Since my last post about adding bases to buildings, I’ve done a lot of thinking about it. I’ve compiled more points, and put them below:
Good Things About Using a Base on Your Buildings and Terrain:
- Stability: With a base, you don’t even have to worry about the stability of your large building. Just glue it down.
- Debris and Junk: It makes it very easy to add debris and fallen pieces of terrain around the building as you can just glue it to the floor. You don’t have to worry about connecting it to the building for support. This also includes objects like Tombstones, light poles, etc.
- Creating Elevation: This is the most practical use of a base, and one of the only reasons I would use a base. Using bases to create elevation is a great idea, although I wouldn’t really consider that using a base. When a base creates elevation, it becomes part of the terrain, . Here’s a great example of a beautiful piece of elevation. This was created by Tom from Tom’s Boring Mordheim Blog:
Bad Things About Using a Base on Your Buildings and Terrain:
- Lip/edge: When you add a base to the bottom of a piece of terrain, you end up with that small lip which (depending on what you use for a base) can be enough to prevent a model from resting on it. So you have to change where you were putting your model… (This is a small picky thing that annoyed me to no end at a friend’s house.)
- Proximity: It also prevents terrain from being placed close together. And some scenarios like “Street Fight” require that.
- Existing Elevation: Bases also prevent you from using hills on your table. If you look at the terrain in the middle of the image below, you will see that because of the two hills on either side of the building, it isn’t actually flat on the table; it is raised about a cm. It would have fit perfectly without a base.
- Storage and Travel: Along the same lines of the Proximity note: When you’re trying to fit all your terrain into one box, having those wide bases prevents you from compacting your buildings close together.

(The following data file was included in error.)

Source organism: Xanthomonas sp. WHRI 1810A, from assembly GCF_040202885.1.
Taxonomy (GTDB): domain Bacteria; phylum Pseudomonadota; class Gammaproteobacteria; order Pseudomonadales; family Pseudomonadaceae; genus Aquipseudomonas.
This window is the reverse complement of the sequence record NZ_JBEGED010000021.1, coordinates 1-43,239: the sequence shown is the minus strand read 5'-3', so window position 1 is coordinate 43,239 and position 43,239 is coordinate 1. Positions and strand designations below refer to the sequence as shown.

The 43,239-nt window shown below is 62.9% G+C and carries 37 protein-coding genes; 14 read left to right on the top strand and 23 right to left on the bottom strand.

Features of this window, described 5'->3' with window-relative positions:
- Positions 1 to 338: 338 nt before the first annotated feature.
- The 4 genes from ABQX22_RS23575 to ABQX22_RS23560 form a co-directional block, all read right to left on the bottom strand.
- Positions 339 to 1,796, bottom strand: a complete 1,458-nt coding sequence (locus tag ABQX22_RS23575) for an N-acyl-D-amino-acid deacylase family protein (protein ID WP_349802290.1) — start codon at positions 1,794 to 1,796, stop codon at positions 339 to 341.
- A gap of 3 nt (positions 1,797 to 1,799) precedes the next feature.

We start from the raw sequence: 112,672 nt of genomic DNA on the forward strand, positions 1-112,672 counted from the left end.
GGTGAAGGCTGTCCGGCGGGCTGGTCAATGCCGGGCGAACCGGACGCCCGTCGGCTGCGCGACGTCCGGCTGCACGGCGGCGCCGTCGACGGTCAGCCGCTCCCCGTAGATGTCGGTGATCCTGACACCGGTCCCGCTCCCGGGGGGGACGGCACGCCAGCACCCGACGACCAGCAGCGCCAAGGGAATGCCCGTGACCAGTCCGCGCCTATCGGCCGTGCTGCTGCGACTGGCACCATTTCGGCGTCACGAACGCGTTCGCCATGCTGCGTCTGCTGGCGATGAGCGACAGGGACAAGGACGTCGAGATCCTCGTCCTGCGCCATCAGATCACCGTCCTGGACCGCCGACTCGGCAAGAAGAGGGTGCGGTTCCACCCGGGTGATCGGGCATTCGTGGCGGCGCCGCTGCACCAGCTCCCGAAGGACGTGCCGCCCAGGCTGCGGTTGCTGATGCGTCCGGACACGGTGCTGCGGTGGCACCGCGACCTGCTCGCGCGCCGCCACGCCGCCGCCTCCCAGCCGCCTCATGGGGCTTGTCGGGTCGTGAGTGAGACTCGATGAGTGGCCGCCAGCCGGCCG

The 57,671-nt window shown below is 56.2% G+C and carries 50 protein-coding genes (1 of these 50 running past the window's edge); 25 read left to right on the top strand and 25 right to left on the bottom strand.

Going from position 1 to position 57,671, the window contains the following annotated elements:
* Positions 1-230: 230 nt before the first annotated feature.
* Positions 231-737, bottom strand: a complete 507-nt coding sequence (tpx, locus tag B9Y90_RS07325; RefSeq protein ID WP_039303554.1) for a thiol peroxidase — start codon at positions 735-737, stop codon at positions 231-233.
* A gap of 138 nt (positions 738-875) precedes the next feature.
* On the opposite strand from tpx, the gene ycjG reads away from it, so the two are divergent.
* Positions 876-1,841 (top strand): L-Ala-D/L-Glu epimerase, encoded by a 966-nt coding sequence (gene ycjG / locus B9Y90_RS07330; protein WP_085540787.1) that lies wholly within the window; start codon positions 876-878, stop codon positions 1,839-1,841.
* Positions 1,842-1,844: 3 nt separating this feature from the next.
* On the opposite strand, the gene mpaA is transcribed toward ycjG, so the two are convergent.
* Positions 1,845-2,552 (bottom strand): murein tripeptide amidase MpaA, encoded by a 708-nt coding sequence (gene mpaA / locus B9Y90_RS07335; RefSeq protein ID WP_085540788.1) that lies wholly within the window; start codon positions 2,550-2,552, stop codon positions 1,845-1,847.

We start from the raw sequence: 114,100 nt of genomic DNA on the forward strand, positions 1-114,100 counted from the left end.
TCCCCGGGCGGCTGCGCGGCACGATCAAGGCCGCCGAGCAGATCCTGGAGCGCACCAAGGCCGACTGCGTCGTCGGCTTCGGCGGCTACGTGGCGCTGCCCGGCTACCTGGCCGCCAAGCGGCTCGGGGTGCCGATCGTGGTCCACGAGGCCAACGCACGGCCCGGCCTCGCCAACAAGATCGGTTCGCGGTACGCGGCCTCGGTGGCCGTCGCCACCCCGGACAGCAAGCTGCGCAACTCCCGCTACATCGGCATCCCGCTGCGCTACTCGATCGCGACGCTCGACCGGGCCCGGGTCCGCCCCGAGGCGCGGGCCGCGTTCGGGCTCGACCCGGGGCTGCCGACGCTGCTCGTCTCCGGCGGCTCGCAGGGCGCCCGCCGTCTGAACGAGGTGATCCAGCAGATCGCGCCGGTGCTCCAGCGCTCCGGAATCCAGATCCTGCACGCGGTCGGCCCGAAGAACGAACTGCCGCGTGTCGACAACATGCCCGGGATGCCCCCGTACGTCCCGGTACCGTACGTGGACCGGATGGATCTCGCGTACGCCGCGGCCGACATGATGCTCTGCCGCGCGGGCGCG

- Color Schemes: When you have a base, you must texture it to look like the board you play on. You need to make it “camouflage” with the board you play on. So if you have a brown board with sand, your base will need to stick to that color scheme. The problem is with the future. What if you make a new board with a different pattern? go to a friends house with a different colored board completely? Then it will look like this (which, by the way, is ugly):
The only time I will add a base to my building is to create elevation or to add to the terrain. It really is not too difficult to add stability to large buildings made from foam and Popsicle sticks. It does take some extra work to add the stability and debris, but with everything considered I think it creates a much more professional building, and after working so hard to make it aesthetically pleasing I want it to always be that way, no matter who’s board I play on.
I will also note that I’m not blindly against bases. =) When I make my graveyard, I will definitely use a square base, and hide the lips by making it a part of the outlining wall. Since it’s a graveyard, the dirt can be a different color, and this will make it easy to have tombstones and piles of dirt, graves, coffins, etc. spaced however I want it, and all the points above will be covered.
That concludes my tips on adding bases to buildings.